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Egypt

Honor Killings, #MeToo And The Future For Egyptian Women

Women in Egypt have definitively broken the silence around sexual violence — but what comes next?

Egyptian women pass by Ramadan lanterns in Cairo, in May 2018.
Egyptian women pass by Ramadan lanterns in Cairo, in May 2018.
Yasmin El-Rifae

CAIRO — About two weeks ago, Dalia's doorman, landlord, and neighbors — at least three men in total — suspecting her of having sex or some kind of sexual interaction with a guest, forced their way into her apartment in the Cairo neighborhood of Salam, beat her and either threw her out of the window or terrified her so much that she jumped. The National Council for Women, missing the point, said in its press release that Dalia's body was found "fully clothed." Newspapers reported that the prosecution had ordered a vaginal examination of her corpse.

Two weeks earlier, a draft of a long-awaited personal status law was shown to the public. The draft does nothing that women hoped it might to advance their legal standing — it in fact regresses it in several areas. The bill further diminishes women's already embattled legal and financial guardianship rights over themselves and their children: Being of legal age is not enough to legally consent to marriage — a woman's male relatives can object to the marriage within a year. Being the mother of a child is not enough for a woman to issue their birth certificate, open a bank account for him/her, or consent to their surgery — a power of attorney granted by the child's father or court document is necessary.

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Geopolitics

The Days After: What Would Happen If Putin Opts For A Tactical Nuclear Strike

The risk of the Kremlin launching a tactical nuclear weapon on Ukraine is small but not impossible. The Western response would itself set off a counter-response, which might contain or spiral to the worst-case scenario.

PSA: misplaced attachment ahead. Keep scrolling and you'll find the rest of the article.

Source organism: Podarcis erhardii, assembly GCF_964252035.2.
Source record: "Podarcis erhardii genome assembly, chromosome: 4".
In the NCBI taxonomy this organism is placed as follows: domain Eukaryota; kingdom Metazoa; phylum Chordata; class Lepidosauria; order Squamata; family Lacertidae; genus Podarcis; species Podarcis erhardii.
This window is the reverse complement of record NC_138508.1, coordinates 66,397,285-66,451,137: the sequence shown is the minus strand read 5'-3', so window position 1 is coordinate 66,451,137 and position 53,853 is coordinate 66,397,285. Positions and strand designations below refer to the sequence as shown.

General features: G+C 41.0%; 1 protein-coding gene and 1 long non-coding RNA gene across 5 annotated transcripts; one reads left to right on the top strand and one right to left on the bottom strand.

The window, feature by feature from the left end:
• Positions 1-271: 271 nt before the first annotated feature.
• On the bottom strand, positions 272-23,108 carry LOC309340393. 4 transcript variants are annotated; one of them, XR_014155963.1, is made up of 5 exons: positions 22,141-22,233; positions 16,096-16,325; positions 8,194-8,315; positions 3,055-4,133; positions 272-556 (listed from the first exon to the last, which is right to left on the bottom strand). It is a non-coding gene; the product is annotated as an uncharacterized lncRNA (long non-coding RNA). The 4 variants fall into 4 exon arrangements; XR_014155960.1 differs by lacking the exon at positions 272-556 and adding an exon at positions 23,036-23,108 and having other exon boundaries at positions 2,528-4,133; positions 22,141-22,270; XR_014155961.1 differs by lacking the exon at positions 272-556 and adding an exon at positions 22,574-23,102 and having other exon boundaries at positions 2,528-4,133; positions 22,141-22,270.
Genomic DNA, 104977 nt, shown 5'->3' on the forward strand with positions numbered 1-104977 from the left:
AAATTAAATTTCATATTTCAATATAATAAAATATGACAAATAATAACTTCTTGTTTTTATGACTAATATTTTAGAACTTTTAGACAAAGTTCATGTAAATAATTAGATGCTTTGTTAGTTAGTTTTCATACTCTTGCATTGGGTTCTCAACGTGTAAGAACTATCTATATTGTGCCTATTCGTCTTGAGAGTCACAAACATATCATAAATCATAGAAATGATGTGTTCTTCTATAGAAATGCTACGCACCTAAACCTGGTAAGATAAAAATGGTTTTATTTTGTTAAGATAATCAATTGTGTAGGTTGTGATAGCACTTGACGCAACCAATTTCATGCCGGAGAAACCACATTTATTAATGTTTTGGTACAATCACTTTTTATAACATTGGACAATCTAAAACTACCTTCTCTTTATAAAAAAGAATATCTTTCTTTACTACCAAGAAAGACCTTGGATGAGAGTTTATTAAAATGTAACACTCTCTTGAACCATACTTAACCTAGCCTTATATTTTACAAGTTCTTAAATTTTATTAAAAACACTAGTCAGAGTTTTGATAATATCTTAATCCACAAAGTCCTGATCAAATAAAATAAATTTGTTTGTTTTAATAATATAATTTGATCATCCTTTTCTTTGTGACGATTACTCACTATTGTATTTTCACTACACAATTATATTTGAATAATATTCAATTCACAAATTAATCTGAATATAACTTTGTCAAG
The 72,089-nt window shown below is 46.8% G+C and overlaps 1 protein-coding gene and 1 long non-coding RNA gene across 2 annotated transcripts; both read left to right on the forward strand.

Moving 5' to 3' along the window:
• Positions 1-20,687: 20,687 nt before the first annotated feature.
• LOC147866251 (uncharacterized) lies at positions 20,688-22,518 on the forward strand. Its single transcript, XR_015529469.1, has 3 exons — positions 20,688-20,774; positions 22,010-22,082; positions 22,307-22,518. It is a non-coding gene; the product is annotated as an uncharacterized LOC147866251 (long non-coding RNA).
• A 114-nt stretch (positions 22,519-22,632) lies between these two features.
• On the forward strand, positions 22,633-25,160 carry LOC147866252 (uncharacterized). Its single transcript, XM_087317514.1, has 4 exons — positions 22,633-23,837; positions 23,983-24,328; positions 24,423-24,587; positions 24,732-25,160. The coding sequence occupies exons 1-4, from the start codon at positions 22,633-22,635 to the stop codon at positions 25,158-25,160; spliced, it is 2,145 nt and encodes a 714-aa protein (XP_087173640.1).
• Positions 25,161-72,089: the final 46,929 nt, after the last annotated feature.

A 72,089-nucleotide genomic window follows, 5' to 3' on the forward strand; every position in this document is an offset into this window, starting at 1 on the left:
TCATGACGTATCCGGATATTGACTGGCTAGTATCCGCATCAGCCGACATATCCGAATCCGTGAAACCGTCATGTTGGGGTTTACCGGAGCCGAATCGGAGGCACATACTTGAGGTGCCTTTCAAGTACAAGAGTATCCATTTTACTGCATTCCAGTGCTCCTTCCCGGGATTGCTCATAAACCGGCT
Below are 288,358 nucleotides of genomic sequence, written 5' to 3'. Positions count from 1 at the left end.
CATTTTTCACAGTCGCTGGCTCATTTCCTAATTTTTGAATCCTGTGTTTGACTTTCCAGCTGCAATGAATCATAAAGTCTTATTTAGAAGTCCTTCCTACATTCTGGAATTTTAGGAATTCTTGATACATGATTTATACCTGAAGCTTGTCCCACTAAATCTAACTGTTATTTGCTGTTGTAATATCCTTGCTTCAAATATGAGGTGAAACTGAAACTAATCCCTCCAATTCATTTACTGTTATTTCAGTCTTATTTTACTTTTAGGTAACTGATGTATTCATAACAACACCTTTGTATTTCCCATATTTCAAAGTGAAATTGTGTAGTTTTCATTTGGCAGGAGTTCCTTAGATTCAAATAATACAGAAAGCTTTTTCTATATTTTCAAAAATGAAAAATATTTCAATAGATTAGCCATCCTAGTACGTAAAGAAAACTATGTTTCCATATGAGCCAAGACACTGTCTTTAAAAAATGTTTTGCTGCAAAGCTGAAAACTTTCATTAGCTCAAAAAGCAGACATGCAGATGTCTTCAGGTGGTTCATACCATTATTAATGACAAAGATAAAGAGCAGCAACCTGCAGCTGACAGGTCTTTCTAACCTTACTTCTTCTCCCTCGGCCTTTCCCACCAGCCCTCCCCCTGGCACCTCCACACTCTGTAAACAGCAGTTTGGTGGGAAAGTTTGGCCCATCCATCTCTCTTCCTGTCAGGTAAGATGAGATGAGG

An anti-nuclear activist impersonates Vladimir Putin at a rally in Berlin.

Yves Bourdillon

-Analysis-

PARISVladimir Putin could “go nuclear” in Ukraine. Yes, this expression, which metaphorically means “taking the extreme, drastic action,” is now literally considered a possibility as well. Cornered and humiliated by a now plausible military defeat, experts say the Kremlin could launch a tactical nuclear bomb on a Ukrainian site in a desperate attempt to turn the tables.

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In any case, this is what Putin — who put Russia's nuclear forces on alert just after the start of the invasion in late February — is aiming to achieve: to terrorize populations in Western countries to push their leaders to let go of Ukraine.

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Central to the tragic absurdity of this war is the question of language. Vladimir Putin has repeated that protecting ethnic Russians and the Russian-speaking populations of Ukraine was a driving motivation for his invasion.

Yet one month on, a quick look at the map shows that many of the worst-hit cities are those where Russian is the predominant language: Kharkiv, Odesa, Kherson.

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